Seven year ago, Aoyama’s wife Ryoko died of cancer. Since then he has continued to live out his life as a documentary filmmaker and has deliberately cultivated a meaningful relationship with his son Shige. He has shown little interest in remarrying until his son encourages him to consider it. But being a middle-aged widower, Aoyama’s options are somewhat limited when it comes to meeting women he would be interested in for a long-term relationship. Then Yoshikawa, his good friend and fellow filmmaker, comes up with a scheme—they’ll hold an audition for a film they have no intention of making, ensuring that Aoyama will have plenty of opportunities to meet young and interesting women. Aoyama reluctantly agrees to the plan, not entirely convinced it will be worthwhile until he sees the resume and photograph of Yamasaki Asami out of thousands of applicants. Many of his friends are uneasy about her, but Aoyama is determined that Yamasaki Asami is the perfect woman for him, despite the unusual circumstances that surround her.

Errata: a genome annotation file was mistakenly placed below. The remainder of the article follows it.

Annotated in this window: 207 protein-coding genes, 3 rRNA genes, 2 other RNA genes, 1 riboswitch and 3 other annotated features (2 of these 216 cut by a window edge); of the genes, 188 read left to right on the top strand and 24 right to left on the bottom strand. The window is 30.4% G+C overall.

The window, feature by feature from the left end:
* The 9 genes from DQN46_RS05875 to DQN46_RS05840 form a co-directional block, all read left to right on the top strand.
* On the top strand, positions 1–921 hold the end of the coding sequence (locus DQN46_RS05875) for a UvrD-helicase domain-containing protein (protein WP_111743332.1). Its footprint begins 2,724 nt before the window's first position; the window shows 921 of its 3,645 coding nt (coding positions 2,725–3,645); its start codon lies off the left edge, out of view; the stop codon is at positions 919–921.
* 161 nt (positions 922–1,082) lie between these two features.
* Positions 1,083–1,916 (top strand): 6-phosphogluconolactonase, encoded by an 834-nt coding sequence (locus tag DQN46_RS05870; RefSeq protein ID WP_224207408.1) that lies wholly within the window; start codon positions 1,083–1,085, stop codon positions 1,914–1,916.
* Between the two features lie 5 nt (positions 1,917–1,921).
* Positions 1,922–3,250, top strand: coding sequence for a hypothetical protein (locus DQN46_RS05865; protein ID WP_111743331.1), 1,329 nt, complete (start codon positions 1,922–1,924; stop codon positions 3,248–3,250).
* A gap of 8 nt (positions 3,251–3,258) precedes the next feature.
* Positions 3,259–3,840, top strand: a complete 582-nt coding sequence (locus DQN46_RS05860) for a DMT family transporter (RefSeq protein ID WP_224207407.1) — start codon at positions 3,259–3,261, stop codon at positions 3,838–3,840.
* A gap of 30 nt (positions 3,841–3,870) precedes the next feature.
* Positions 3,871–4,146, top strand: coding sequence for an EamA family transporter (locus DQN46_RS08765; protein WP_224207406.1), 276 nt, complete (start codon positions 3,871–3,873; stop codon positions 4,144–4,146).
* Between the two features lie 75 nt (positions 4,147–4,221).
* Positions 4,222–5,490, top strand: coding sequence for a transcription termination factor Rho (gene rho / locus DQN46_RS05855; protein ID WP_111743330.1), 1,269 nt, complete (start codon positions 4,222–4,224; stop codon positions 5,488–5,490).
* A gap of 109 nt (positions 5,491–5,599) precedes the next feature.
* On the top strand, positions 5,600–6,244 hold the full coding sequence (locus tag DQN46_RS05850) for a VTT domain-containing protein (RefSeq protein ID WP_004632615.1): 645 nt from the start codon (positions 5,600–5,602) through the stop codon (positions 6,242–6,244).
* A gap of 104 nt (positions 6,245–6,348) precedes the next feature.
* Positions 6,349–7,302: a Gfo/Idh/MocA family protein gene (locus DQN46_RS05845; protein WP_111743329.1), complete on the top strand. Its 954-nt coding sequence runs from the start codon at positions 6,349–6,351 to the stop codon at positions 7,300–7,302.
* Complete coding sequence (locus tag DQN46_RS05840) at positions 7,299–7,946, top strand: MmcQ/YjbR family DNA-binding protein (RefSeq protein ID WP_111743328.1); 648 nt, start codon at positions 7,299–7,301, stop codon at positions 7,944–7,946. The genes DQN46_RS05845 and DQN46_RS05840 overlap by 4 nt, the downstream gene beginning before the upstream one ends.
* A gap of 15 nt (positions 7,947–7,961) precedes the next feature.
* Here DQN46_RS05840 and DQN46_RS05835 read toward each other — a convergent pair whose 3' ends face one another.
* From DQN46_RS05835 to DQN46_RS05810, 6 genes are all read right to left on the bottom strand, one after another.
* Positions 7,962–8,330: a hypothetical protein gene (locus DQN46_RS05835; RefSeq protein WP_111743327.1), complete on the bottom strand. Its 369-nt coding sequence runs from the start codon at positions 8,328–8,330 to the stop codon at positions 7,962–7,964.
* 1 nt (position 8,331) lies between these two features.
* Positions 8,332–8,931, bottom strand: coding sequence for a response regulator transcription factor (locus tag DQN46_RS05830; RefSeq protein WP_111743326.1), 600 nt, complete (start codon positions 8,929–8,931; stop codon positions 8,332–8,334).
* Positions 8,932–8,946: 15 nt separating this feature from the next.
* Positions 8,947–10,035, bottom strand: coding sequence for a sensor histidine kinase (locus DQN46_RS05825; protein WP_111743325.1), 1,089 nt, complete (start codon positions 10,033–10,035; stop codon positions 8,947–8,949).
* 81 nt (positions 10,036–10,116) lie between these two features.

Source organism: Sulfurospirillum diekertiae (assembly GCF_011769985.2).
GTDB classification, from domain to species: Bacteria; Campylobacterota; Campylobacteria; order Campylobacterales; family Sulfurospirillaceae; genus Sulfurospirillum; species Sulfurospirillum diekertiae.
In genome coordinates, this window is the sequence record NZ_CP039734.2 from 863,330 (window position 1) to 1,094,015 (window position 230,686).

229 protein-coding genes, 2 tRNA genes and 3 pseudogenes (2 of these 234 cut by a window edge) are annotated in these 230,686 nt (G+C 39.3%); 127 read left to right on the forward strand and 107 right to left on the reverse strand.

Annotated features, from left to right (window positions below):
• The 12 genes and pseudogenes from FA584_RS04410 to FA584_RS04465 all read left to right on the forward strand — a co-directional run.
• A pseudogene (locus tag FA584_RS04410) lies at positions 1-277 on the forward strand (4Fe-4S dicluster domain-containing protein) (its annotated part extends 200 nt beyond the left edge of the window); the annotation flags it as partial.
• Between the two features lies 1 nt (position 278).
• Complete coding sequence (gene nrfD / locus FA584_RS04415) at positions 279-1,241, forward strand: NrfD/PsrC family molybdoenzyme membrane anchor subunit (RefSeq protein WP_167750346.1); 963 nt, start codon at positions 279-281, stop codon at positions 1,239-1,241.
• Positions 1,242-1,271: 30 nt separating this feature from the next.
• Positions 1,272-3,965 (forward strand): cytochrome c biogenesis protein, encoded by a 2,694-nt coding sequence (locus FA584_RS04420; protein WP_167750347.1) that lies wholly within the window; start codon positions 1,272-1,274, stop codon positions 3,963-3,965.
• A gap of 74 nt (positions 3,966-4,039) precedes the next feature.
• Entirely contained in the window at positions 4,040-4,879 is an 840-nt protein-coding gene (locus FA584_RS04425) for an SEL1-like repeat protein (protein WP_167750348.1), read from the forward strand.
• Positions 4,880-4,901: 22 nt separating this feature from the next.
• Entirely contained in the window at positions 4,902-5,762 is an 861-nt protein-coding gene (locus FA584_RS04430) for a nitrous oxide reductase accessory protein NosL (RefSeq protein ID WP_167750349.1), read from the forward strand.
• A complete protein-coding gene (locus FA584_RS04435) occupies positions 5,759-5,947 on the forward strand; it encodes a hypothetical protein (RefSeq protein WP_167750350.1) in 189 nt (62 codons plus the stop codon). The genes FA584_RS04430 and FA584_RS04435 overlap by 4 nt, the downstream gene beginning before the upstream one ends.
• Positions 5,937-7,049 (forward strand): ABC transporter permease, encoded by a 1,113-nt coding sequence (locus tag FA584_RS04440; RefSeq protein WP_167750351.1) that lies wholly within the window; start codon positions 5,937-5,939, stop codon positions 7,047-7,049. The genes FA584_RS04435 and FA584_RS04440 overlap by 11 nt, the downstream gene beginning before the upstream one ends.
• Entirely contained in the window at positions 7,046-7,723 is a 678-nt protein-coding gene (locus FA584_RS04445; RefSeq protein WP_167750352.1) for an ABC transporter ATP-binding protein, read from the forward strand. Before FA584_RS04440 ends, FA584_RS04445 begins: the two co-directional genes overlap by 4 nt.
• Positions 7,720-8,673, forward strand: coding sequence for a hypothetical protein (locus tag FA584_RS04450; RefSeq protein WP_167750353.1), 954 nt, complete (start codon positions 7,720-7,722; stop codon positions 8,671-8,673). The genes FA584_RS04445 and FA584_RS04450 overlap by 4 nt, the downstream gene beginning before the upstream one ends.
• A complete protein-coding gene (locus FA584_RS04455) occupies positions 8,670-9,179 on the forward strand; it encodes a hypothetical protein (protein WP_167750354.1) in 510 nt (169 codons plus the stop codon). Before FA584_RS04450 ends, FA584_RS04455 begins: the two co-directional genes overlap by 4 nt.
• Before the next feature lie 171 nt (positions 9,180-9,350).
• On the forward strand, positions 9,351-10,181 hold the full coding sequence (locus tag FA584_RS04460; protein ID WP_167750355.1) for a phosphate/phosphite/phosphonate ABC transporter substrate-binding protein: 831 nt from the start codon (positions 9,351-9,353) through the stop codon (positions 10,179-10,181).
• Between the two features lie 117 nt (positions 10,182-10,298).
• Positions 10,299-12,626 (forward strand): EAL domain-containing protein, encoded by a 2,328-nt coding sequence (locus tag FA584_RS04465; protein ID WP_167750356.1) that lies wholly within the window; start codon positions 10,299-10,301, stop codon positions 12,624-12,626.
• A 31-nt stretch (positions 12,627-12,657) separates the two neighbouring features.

The first thing I noticed when I received Audition was how short it is; the book can easily be read in a few hours. Although it was shorter than I expected, there is nothing wrong with this. I didn’t really know what to expect when I started reading Audition other than it was supposedly horror fiction. I say supposedly because most of the book only has a vague, low-key sense of foreboding; it’s not until the last chapter or so that the book turns highly disturbing, gruesome, and intense. It is certainly not a story for everyone. Another thing that might be off-putting or offensive to some readers is the largely (but not completely) negative portrayal of women in the book. But, it is appropriate for the story in which many of the characters hold women in disdain to one extent or another, particularly those women working in the entertainment industry.